Detroit Lions: Let’s chill on Malcolm Rodriguez hype; ‘Rodrigo’ makes that tough

Detroit Free Press

He started out training camp as an afterthought, buried on the depth chart; and it seemed likely he would only play on special teams.

But he’s become one of the featured stars of “Hard Knocks” because he’s so dang good and the camera loves him — an undersized rookie who smiles and dances and just keeps making play after play.

He’s become so popular, so fast, that he is known simply as “Rodrigo.”

That’s all good fun.

But the Lions would like you to pump the brakes.

“We’re talking about the preseason,” linebacker coach Kelvin Sheppard cautioned. “This is a kid who was drafted in the sixth round and hasn’t played a down in a regular season game, and I told him the same thing.”

So he would like the hype to die down. Just for the kid’s sake.

“I know that narrative that is out there right now, and that’s a lot to put on the kid,” Sheppard said. “I would like to tone it down and kind of see where we’re at around week four or five or six, after this guy straps it on against Philly, Washington, Minnesota. We’ll see where we are at. And I hope for my sake, and for the Lions sake, that we’re still singing the same type of praises.”

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I understand his larger point.

Only there’s a teensy problem with that.

The more Rodrigo plays, the more he makes plays; and the more the coaches talk about him, heaping even more praise.

Even when they aren’t trying.

“He hasn’t changed a bit,” Sheppard said. “I get the Malcolm Rodriguez hype and everything. That’s all good, and he’s deserved it. … He’s a very tunnel vision type guy, he doesn’t care who he lines up against; he doesn’t care where you play him; what the call is; his objective is to beat the guy in front of him. So I think him having that mentality and that upbringing, it kind of helps him in this situation that he’s kind of fallen into with being the celebrity — quote, unquote — of ‘Hard Knocks,’ and I mean, he deserves it in a way.”

Yes, he deserves it. He is on the verge of earning a starting position.

Which could be viewed two ways:

1. Rodriguez is the real deal; and Lions general manager Brad Holmes should be given credit for finding a sixth-round gem;

2. It’s a reflection that the Lions’ linebacker unit was so weak coming into this season, which opened up an amazing opportunity.

Both things are probably true.

Easy to miss this one

If Rodriguez is legit — and I have no doubt he is — one question comes to mind: How did the NFL miss so badly on him?

Even the Lions.

Why did they wait until the sixth round to take somebody this explosive?

“I think in the evaluation process, even for myself personally, it was hard to evaluate him,” Sheppard said. “He comes from the Big 12, where they play a lot of spread offense; and he played the will linebacker spot, he didn’t play the mike.”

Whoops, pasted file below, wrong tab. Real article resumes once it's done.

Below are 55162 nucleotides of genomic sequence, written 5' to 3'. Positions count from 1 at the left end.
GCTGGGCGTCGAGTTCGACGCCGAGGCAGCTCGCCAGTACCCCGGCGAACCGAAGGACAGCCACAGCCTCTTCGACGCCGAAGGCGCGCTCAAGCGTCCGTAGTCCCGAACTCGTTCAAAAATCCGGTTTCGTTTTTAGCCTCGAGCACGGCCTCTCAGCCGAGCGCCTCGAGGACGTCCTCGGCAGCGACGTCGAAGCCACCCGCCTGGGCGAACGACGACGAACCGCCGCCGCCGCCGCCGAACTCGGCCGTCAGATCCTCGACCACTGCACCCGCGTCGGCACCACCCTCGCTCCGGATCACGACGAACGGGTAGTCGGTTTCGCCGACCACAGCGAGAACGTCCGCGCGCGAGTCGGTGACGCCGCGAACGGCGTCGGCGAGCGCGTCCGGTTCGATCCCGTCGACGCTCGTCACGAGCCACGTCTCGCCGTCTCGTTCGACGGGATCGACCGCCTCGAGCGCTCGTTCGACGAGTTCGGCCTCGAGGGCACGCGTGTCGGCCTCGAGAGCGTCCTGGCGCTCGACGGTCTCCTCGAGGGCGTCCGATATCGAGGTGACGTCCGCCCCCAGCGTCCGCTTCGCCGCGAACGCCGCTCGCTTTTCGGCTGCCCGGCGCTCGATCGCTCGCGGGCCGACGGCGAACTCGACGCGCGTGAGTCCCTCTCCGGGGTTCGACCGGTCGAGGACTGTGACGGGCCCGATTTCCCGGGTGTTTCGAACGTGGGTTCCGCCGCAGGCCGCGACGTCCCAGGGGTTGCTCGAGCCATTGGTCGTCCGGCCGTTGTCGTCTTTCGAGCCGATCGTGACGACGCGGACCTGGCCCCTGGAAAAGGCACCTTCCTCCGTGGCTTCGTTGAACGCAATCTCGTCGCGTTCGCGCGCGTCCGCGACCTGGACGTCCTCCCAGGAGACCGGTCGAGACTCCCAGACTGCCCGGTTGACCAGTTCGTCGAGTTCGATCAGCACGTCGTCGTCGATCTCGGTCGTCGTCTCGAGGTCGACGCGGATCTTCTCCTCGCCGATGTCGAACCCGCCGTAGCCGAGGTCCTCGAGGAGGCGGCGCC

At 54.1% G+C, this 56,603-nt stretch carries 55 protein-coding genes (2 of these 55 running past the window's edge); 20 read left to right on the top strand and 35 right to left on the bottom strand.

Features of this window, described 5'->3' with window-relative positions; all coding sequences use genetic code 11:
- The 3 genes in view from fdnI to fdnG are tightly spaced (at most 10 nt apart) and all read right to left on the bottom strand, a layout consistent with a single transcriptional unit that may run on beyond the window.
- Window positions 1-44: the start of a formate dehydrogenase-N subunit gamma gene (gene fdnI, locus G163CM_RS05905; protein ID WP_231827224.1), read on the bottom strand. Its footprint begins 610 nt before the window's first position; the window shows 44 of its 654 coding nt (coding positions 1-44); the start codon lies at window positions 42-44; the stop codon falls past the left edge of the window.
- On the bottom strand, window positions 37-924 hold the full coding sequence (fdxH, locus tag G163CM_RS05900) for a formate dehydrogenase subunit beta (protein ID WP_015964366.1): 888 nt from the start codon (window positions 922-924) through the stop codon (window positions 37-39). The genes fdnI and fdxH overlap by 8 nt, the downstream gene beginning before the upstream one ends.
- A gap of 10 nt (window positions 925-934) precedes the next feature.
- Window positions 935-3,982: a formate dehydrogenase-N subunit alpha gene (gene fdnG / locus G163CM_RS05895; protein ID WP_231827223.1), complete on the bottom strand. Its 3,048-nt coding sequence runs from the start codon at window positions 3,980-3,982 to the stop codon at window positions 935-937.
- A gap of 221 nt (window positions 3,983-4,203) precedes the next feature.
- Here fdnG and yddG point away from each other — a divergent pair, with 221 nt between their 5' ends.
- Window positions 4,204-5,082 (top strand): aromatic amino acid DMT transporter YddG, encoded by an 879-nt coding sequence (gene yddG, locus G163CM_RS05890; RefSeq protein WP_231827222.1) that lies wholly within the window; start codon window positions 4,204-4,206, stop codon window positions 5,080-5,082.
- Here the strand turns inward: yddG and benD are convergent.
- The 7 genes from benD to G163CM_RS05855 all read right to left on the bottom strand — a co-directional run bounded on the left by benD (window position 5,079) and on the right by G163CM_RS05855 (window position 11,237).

Rodriguez lined up against a receiver, almost like a nickel back. He looked more like a safety down in the box than an inside linebacker.

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“It’s hard to know how that would translate to the NFL,” Sheppard said. “You got to be able to key and diagnose, you have to be able to punch and shed blockers and things like that.”

The Lions weren’t sure if he could do that.

His size (5 feet 11, 230 pounds) hurt him, too. How would a short linebacker handle going up against massive offensive linemen?

“Can you get off blocks?” Sheppard said. “It’s all stuff that I’ve said to Malcolm to his face. Now, he’s knocked down every question I’ve ever had about him. He has to now live up to expectations that he’s created for himself.”

See that?

While trying to tone down expectations, he inadvertently heaped more praise on him.

Almost by mistake.

Rookie teaching the vets, too

Rodriguez has done something else.

He has forced the other linebackers to get better.

“Malcolm is really advanced for how young he is,” linebacker Derrick Barnes said. “We learn from each other. He’s a good player, pushing me to be better and that goes around for a whole room.”

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While everything seemed to click for Rodriguez almost instantly, it has taken Barnes some time to adjust.

“Derrick Barnes is coming,” Sheppard said.

Barnes, a fourth-round pick last year, is an explosive, violent player, who is still learning how to play linebacker.

“He has everything you look for from the linebacker spot below the neck,” Sheppard said.

But he’s learning.

And he’s developing.

“He came into this year raw, I mean, raw,” Sheppard said. “Ball would go right and he would go left. He is explosive and fast and he was just trying to run and go make a play, versus reading, keying and diagnosing; and that’s something he’s done better. Derrick Barnes is for sure in the mix getting reps with the ones and being a guy that is still competing to start.”

Alex Anzalone seems to have locked down a starting linebacker spot.

But it’s not crazy to think that Rodriguez and Barnes could end up playing, if not starting at some point.

One is a gem who came out of nowhere.

And the other is a raw project who is starting to figure things out.

You need some luck in every rebuild.

And if the Lions improve their linebackers like this, that would certainly qualify – no hype about it.

Contact Jeff Seidel: Follow him on Twitter @seideljeff.

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